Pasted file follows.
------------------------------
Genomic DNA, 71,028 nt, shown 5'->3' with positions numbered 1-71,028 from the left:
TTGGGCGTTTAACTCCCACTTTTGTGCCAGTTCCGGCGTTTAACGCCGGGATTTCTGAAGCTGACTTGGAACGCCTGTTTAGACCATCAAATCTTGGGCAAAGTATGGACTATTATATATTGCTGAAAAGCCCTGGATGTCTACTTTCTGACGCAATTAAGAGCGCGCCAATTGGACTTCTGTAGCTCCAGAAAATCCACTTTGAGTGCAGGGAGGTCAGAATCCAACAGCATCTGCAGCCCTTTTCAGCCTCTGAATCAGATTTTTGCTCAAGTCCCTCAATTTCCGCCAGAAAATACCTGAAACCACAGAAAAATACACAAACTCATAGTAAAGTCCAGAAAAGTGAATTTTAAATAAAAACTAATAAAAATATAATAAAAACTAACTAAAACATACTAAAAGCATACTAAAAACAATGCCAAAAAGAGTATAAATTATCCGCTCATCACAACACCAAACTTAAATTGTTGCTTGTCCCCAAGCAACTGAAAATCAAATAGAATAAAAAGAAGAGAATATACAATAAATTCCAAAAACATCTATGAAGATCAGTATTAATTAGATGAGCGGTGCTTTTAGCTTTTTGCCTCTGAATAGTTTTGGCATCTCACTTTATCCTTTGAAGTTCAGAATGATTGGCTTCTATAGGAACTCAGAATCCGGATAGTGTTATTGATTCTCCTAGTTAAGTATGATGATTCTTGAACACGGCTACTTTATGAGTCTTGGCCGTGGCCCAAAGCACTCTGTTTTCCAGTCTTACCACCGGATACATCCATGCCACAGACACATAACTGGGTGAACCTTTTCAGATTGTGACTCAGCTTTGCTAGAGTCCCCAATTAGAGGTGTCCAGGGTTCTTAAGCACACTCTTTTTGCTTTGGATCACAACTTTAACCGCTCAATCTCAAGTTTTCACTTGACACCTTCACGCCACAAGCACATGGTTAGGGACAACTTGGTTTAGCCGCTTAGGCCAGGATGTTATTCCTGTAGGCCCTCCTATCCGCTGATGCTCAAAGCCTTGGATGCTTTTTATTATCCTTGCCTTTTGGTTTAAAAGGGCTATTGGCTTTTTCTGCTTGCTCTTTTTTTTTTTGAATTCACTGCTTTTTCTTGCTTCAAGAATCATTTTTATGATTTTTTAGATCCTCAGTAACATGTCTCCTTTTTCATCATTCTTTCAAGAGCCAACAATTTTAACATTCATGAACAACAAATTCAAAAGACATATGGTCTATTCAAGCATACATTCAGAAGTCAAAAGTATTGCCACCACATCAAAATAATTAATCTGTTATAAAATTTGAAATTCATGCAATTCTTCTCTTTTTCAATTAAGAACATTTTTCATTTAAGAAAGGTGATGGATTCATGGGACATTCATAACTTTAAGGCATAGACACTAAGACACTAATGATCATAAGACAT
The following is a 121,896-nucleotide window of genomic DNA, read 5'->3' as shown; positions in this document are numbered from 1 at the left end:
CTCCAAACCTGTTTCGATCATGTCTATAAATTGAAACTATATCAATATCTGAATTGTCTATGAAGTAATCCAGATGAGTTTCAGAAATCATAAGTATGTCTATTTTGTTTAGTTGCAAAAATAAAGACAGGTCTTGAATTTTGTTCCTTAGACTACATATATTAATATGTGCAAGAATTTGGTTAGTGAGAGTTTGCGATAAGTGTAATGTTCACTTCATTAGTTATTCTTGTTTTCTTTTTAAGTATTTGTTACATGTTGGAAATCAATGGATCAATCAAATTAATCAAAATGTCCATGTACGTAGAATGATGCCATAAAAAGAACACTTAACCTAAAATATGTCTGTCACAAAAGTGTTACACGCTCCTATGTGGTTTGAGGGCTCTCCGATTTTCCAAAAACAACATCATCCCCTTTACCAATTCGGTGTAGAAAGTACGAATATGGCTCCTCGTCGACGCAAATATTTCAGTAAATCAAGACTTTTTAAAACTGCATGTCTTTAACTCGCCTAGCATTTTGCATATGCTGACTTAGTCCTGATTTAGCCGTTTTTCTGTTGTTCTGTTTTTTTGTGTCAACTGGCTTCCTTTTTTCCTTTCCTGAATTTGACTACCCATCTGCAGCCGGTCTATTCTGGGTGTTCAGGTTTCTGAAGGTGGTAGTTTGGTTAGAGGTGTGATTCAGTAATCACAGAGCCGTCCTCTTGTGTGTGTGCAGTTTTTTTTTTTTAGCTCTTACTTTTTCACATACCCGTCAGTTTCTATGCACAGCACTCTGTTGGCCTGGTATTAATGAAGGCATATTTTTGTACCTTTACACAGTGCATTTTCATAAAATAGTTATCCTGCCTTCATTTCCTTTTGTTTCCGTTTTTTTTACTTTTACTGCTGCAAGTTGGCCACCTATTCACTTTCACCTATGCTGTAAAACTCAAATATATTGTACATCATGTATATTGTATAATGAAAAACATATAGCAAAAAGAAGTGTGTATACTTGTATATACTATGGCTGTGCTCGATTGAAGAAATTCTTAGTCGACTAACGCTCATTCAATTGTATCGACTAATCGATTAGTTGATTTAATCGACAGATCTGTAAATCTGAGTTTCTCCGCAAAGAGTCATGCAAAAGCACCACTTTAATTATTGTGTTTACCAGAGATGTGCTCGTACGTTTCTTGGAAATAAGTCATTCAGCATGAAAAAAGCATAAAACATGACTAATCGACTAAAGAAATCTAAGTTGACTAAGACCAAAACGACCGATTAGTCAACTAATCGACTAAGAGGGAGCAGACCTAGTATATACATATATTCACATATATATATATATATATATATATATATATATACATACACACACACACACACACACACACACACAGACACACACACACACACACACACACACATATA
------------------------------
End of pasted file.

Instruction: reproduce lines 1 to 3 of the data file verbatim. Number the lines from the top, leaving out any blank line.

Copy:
Genomic DNA, 71,028 nt, shown 5'->3' with positions numbered 1-71,028 from the left:
TTGGGCGTTTAACTCCCACTTTTGTGCCAGTTCCGGCGTTTAACGCCGGGATTTCTGAAGCTGACTTGGAACGCCTGTTTAGACCATCAAATCTTGGGCAAAGTATGGACTATTATATATTGCTGAAAAGCCCTGGATGTCTACTTTCTGACGCAATTAAGAGCGCGCCAATTGGACTTCTGTAGCTCCAGAAAATCCACTTTGAGTGCAGGGAGGTCAGAATCCAACAGCATCTGCAGCCCTTTTCAGCCTCTGAATCAGATTTTTGCTCAAGTCCCTCAATTTCCGCCAGAAAATACCTGAAACCACAGAAAAATACACAAACTCATAGTAAAGTCCAGAAAAGTGAATTTTAAATAAAAACTAATAAAAATATAATAAAAACTAACTAAAACATACTAAAAGCATACTAAAAACAATGCCAAAAAGAGTATAAATTATCCGCTCATCACAACACCAAACTTAAATTGTTGCTTGTCCCCAAGCAACTGAAAATCAAATAGAATAAAAAGAAGAGAATATACAATAAATTCCAAAAACATCTATGAAGATCAGTATTAATTAGATGAGCGGTGCTTTTAGCTTTTTGCCTCTGAATAGTTTTGGCATCTCACTTTATCCTTTGAAGTTCAGAATGATTGGCTTCTATAGGAACTCAGAATCCGGATAGTGTTATTGATTCTCCTAGTTAAGTATGATGATTCTTGAACACGGCTACTTTATGAGTCTTGGCCGTGGCCCAAAGCACTCTGTTTTCCAGTCTTACCACCGGATACATCCATGCCACAGACACATAACTGGGTGAACCTTTTCAGATTGTGACTCAGCTTTGCTAGAGTCCCCAATTAGAGGTGTCCAGGGTTCTTAAGCACACTCTTTTTGCTTTGGATCACAACTTTAACCGCTCAATCTCAAGTTTTCACTTGACACCTTCACGCCACAAGCACATGGTTAGGGACAACTTGGTTTAGCCGCTTAGGCCAGGATGTTATTCCTGTAGGCCCTCCTATCCGCTGATGCTCAAAGCCTTGGATGCTTTTTATTATCCTTGCCTTTTGGTTTAAAAGGGCTATTGGCTTTTTCTGCTTGCTCTTTTTTTTTTTGAATTCACTGCTTTTTCTTGCTTCAAGAATCATTTTTATGATTTTTTAGATCCTCAGTAACATGTCTCCTTTTTCATCATTCTTTCAAGAGCCAACAATTTTAACATTCATGAACAACAAATTCAAAAGACATATGGTCTATTCAAGCATACATTCAGAAGTCAAAAGTATTGCCACCACATCAAAATAATTAATCTGTTATAAAATTTGAAATTCATGCAATTCTTCTCTTTTTCAATTAAGAACATTTTTCATTTAAGAAAGGTGATGGATTCATGGGACATTCATAACTTTAAGGCATAGACACTAAGACACTAATGATCATAAGACAT
The following is a 121,896-nucleotide window of genomic DNA, read 5'->3' as shown; positions in this document are numbered from 1 at the left end: